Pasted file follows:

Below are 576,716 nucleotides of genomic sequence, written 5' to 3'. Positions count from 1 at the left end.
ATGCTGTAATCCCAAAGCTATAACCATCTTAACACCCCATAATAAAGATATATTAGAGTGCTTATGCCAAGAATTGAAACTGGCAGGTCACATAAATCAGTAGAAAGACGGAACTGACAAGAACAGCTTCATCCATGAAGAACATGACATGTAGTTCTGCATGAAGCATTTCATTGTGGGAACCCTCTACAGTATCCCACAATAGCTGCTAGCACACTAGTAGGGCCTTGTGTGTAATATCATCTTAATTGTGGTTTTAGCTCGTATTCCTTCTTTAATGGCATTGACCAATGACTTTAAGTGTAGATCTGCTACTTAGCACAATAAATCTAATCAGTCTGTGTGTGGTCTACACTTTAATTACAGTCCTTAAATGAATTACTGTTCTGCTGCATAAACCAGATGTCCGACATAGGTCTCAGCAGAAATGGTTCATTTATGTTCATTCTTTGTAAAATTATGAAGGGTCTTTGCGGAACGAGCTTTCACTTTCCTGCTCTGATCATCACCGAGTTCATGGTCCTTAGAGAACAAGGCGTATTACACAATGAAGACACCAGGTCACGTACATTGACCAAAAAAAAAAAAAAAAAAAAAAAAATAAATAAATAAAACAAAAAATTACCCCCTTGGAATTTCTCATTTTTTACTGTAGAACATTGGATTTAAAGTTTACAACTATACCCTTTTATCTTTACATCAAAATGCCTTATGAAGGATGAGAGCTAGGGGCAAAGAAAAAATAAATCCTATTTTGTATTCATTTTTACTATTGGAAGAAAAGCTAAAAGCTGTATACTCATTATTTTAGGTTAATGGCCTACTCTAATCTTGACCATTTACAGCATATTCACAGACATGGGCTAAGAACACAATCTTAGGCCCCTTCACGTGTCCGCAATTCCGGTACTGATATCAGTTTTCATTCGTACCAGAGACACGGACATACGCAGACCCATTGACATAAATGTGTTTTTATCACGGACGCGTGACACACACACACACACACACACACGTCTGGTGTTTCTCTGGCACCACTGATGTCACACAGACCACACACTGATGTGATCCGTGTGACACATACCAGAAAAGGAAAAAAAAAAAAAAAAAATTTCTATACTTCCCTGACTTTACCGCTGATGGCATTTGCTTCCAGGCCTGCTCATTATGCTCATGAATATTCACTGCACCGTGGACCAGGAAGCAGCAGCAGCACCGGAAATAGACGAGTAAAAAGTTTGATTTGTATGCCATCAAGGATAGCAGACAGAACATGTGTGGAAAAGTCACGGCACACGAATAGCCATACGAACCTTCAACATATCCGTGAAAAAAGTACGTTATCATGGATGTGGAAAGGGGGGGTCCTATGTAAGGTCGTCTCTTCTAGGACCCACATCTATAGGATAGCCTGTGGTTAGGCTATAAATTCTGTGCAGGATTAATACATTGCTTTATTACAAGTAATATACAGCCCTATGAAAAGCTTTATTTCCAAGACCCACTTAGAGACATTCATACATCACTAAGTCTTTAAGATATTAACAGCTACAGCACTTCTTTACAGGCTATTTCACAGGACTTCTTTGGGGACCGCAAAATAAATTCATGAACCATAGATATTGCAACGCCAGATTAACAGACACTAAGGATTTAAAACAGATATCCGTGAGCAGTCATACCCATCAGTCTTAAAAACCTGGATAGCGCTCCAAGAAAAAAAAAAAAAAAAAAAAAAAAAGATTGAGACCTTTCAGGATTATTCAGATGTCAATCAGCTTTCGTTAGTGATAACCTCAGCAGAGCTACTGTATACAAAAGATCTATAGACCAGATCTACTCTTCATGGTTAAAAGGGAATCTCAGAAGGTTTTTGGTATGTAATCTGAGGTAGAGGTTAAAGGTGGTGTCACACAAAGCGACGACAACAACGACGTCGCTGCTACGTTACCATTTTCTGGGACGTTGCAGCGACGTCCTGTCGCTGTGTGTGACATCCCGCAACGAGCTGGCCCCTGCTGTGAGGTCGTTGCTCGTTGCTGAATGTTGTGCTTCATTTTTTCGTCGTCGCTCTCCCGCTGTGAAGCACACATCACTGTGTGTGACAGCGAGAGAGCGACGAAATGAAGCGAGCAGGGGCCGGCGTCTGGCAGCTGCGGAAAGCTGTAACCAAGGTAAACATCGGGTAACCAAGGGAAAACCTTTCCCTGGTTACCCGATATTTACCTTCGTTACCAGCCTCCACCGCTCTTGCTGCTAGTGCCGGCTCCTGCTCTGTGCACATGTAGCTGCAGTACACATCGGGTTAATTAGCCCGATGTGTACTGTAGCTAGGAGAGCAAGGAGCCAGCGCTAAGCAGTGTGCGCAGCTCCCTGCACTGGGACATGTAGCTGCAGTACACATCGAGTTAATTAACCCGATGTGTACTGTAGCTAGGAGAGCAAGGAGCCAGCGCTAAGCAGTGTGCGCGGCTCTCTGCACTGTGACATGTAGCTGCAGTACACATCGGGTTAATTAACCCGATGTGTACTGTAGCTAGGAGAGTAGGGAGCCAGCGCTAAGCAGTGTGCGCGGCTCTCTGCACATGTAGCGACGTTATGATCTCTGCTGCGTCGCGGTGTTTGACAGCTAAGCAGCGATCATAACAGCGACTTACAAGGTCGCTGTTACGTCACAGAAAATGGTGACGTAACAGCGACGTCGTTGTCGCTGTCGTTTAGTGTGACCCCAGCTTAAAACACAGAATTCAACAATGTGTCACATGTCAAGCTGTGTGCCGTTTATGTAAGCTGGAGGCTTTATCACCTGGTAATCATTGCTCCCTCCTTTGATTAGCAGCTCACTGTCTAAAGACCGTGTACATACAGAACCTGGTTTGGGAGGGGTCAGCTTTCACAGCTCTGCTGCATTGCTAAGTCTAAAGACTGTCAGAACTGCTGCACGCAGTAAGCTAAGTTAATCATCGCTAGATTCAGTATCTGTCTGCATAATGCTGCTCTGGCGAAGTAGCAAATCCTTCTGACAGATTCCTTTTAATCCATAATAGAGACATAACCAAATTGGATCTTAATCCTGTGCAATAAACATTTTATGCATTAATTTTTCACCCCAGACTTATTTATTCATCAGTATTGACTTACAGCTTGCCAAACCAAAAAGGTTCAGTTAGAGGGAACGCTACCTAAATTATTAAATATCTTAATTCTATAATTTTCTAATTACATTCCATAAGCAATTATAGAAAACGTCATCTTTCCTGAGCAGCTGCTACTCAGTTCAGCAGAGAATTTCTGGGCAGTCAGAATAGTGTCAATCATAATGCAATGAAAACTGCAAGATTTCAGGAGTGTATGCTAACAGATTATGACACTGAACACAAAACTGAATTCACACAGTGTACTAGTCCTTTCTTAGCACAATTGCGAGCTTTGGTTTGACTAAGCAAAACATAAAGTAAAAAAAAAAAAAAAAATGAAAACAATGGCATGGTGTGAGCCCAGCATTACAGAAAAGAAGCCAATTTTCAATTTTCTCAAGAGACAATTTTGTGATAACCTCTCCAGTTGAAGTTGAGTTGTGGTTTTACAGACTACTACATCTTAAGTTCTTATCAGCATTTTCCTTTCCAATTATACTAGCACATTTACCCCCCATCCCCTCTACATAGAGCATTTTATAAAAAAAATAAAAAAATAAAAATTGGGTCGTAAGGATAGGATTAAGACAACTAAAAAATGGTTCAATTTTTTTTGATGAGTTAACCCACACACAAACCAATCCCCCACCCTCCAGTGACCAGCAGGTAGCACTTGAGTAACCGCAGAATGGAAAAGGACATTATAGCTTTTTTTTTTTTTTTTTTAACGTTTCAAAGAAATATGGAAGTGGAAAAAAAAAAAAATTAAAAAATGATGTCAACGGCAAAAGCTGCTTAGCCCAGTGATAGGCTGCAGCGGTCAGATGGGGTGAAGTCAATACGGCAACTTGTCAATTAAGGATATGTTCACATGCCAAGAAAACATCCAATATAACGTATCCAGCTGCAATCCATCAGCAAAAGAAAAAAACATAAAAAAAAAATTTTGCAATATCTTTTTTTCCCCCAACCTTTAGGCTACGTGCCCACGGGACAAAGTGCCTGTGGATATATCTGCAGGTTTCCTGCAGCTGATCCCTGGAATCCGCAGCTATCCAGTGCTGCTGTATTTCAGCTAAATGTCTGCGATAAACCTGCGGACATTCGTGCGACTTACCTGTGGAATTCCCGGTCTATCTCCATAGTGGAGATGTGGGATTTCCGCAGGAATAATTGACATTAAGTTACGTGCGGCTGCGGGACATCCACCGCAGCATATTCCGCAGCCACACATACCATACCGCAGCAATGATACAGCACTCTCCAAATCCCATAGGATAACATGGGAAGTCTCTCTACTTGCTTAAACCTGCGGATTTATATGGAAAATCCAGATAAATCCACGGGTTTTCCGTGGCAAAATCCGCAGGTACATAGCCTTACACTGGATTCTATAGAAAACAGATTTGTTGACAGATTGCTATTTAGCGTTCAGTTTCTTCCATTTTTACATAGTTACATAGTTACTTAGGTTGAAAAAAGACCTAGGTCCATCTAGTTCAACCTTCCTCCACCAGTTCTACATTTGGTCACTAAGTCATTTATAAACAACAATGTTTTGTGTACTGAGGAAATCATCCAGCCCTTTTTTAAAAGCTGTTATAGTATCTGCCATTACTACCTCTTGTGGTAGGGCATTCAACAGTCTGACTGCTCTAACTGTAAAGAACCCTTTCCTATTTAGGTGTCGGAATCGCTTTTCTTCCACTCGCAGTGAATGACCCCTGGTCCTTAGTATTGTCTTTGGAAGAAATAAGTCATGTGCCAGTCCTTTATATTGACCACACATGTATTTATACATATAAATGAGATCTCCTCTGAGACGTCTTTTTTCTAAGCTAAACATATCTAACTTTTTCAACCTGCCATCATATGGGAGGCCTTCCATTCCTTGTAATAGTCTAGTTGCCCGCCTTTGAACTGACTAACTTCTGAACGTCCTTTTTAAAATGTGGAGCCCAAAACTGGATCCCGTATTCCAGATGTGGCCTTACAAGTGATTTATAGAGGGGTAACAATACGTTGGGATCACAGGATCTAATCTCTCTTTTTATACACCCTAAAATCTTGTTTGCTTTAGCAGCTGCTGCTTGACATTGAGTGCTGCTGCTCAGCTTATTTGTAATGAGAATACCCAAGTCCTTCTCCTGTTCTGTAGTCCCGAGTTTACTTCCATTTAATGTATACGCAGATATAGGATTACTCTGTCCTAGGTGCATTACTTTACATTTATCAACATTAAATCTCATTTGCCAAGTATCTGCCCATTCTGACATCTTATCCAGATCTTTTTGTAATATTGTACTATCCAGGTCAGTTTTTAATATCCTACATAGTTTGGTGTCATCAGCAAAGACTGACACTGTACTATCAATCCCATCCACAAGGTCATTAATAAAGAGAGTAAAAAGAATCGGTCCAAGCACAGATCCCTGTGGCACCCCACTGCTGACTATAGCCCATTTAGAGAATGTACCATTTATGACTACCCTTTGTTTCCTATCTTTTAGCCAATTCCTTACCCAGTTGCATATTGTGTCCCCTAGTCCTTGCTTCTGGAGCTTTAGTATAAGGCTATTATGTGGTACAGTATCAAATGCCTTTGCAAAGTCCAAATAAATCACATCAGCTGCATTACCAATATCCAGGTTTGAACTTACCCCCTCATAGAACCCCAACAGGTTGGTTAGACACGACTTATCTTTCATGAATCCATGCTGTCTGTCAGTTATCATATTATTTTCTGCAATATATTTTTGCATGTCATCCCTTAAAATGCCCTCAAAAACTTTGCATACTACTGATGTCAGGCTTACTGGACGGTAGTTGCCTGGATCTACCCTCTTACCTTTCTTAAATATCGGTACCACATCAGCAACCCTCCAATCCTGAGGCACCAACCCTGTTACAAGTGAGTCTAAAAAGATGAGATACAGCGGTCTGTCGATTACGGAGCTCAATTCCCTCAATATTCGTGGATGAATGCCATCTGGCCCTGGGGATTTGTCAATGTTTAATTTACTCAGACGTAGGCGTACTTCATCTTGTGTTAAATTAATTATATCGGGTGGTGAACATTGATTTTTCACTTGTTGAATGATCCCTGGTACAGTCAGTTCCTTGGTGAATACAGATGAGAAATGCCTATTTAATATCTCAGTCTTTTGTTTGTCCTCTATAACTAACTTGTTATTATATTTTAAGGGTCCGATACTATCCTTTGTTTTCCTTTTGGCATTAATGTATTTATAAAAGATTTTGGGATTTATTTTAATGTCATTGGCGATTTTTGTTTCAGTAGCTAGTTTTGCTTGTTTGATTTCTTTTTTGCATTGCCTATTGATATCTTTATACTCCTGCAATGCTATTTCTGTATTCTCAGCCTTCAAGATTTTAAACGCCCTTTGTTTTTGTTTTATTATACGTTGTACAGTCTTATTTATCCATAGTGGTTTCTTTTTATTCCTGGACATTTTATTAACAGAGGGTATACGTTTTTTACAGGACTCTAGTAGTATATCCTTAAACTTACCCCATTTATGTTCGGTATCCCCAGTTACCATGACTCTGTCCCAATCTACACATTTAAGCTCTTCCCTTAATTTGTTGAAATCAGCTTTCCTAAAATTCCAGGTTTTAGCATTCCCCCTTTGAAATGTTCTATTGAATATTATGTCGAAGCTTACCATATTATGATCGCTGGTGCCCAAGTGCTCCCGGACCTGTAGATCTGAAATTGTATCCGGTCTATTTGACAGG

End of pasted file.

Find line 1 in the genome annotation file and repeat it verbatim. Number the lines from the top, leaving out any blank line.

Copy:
Below are 576,716 nucleotides of genomic sequence, written 5' to 3'. Positions count from 1 at the left end.